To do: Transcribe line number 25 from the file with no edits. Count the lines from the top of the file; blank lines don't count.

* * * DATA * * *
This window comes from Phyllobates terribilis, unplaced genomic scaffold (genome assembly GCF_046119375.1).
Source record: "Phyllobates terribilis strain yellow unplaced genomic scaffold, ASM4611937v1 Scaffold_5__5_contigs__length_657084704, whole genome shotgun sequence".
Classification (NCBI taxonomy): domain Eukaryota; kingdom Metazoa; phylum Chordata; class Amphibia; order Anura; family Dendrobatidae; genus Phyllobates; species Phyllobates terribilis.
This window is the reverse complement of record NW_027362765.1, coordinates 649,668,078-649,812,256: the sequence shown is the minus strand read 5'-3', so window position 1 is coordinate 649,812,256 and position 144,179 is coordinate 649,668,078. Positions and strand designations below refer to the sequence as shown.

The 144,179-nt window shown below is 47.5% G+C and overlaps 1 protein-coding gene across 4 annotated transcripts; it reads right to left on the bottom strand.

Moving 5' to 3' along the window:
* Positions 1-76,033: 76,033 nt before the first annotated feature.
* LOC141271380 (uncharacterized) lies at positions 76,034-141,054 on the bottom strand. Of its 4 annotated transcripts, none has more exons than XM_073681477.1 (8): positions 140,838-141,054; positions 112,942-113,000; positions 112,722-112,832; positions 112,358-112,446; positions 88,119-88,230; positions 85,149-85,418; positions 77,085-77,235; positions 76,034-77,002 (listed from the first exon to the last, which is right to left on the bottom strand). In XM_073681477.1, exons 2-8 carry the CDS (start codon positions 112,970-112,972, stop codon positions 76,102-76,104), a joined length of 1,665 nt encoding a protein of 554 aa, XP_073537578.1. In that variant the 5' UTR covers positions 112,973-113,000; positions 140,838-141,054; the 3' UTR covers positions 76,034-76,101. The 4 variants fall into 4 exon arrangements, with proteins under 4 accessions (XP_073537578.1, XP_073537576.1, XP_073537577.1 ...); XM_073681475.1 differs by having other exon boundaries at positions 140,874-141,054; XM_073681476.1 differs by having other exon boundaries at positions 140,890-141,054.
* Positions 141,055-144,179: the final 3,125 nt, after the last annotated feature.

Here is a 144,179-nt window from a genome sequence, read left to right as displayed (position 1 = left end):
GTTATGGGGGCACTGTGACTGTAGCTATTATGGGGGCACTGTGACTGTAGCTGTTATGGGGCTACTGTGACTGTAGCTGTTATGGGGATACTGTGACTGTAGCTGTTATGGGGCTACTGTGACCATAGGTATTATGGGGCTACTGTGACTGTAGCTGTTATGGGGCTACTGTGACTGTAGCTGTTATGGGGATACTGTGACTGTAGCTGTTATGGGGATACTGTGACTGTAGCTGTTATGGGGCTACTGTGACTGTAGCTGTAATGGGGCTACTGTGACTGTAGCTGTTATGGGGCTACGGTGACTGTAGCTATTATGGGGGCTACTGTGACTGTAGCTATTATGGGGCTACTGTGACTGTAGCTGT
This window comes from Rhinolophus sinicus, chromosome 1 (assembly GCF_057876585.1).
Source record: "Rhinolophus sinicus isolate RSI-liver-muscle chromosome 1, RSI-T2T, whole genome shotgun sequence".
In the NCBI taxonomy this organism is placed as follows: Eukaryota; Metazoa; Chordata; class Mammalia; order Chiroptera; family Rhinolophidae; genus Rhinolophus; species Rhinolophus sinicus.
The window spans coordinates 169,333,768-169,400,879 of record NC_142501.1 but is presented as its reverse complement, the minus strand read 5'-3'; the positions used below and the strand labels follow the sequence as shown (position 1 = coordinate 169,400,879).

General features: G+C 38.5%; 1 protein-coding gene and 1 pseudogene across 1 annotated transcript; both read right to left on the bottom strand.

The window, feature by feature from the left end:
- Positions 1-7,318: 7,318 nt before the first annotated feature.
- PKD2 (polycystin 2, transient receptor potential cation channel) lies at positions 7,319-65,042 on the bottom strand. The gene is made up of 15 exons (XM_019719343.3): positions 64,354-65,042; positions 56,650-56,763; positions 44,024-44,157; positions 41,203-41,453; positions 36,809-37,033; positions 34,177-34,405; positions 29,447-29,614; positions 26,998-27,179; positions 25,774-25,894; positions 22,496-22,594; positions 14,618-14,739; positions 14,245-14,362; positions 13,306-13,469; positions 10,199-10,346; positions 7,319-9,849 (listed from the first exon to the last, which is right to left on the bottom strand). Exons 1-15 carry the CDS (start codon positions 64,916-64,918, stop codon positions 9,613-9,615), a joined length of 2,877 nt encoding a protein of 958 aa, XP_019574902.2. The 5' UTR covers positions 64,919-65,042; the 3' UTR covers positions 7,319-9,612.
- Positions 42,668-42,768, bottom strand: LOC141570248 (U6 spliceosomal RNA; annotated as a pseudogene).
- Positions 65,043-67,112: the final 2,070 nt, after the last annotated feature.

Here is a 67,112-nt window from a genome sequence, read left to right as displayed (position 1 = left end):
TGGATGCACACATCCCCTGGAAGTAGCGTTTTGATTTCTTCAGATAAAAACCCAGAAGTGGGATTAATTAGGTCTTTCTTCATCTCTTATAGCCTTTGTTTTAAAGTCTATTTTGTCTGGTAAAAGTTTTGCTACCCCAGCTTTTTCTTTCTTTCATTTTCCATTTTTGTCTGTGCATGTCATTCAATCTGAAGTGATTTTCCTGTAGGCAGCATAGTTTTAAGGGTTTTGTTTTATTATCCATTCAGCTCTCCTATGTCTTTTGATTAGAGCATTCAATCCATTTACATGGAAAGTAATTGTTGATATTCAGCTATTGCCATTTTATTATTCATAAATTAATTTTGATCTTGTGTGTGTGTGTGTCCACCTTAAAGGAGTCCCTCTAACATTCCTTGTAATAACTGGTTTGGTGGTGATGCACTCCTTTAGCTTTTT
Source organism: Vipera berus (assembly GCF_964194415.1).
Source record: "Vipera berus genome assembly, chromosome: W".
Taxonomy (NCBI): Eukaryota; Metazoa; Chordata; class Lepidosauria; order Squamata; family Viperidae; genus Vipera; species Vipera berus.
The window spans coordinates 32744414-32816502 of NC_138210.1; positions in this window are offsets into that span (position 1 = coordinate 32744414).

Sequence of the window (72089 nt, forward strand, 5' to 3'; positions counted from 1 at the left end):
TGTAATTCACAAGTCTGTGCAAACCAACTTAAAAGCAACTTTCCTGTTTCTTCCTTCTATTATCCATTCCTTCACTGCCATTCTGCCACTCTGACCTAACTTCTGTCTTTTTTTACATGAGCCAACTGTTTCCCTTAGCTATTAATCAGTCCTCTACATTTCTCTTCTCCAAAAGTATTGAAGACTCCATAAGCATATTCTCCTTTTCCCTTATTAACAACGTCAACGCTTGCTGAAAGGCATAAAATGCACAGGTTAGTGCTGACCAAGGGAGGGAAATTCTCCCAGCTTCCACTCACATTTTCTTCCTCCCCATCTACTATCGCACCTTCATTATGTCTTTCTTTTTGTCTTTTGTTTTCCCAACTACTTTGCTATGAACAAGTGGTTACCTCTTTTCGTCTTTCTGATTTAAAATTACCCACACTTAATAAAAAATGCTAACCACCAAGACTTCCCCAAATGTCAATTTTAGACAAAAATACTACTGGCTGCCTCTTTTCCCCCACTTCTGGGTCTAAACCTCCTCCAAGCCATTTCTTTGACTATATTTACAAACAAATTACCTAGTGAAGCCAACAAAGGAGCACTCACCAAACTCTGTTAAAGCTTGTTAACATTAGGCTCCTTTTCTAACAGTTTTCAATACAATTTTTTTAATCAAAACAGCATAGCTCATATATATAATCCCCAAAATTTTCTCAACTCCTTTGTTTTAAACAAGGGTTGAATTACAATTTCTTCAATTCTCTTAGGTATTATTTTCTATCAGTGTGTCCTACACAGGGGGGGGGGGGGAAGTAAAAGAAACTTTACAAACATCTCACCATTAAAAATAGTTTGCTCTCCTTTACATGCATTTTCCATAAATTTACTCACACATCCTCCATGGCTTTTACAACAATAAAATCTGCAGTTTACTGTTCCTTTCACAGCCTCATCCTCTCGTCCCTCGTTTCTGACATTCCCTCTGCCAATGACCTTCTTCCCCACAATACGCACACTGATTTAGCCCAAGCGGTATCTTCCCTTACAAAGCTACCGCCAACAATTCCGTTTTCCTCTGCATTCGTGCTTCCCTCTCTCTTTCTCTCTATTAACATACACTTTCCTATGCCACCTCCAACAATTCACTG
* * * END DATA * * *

Source record: "Vipera berus genome assembly, chromosome: W".